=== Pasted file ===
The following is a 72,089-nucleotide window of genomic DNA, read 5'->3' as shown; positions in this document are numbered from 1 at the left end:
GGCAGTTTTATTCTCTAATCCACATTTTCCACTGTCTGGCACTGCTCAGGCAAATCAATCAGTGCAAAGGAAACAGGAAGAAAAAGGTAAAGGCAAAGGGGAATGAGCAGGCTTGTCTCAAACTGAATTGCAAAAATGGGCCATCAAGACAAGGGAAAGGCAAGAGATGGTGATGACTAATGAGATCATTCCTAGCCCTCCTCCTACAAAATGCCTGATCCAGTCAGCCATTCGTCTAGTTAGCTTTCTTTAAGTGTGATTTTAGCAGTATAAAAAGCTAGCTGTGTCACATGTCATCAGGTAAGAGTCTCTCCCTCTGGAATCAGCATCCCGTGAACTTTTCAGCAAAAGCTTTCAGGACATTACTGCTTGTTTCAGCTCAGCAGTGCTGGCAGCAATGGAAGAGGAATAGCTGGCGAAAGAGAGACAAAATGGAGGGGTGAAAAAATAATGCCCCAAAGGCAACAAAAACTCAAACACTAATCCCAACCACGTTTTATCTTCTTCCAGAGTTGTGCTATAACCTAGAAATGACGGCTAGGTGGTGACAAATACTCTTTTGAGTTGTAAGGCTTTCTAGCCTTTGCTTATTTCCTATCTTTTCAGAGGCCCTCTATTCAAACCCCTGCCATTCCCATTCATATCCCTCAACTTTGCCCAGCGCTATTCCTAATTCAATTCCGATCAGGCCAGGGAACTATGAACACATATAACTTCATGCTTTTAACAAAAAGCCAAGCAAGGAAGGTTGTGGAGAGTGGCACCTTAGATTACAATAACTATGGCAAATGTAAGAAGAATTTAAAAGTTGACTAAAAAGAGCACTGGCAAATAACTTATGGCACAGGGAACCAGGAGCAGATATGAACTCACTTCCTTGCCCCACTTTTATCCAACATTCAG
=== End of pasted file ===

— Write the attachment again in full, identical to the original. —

The following is a 72,089-nucleotide window of genomic DNA, read 5'->3' as shown; positions in this document are numbered from 1 at the left end:
GGCAGTTTTATTCTCTAATCCACATTTTCCACTGTCTGGCACTGCTCAGGCAAATCAATCAGTGCAAAGGAAACAGGAAGAAAAAGGTAAAGGCAAAGGGGAATGAGCAGGCTTGTCTCAAACTGAATTGCAAAAATGGGCCATCAAGACAAGGGAAAGGCAAGAGATGGTGATGACTAATGAGATCATTCCTAGCCCTCCTCCTACAAAATGCCTGATCCAGTCAGCCATTCGTCTAGTTAGCTTTCTTTAAGTGTGATTTTAGCAGTATAAAAAGCTAGCTGTGTCACATGTCATCAGGTAAGAGTCTCTCCCTCTGGAATCAGCATCCCGTGAACTTTTCAGCAAAAGCTTTCAGGACATTACTGCTTGTTTCAGCTCAGCAGTGCTGGCAGCAATGGAAGAGGAATAGCTGGCGAAAGAGAGACAAAATGGAGGGGTGAAAAAATAATGCCCCAAAGGCAACAAAAACTCAAACACTAATCCCAACCACGTTTTATCTTCTTCCAGAGTTGTGCTATAACCTAGAAATGACGGCTAGGTGGTGACAAATACTCTTTTGAGTTGTAAGGCTTTCTAGCCTTTGCTTATTTCCTATCTTTTCAGAGGCCCTCTATTCAAACCCCTGCCATTCCCATTCATATCCCTCAACTTTGCCCAGCGCTATTCCTAATTCAATTCCGATCAGGCCAGGGAACTATGAACACATATAACTTCATGCTTTTAACAAAAAGCCAAGCAAGGAAGGTTGTGGAGAGTGGCACCTTAGATTACAATAACTATGGCAAATGTAAGAAGAATTTAAAAGTTGACTAAAAAGAGCACTGGCAAATAACTTATGGCACAGGGAACCAGGAGCAGATATGAACTCACTTCCTTGCCCCACTTTTATCCAACATTCAG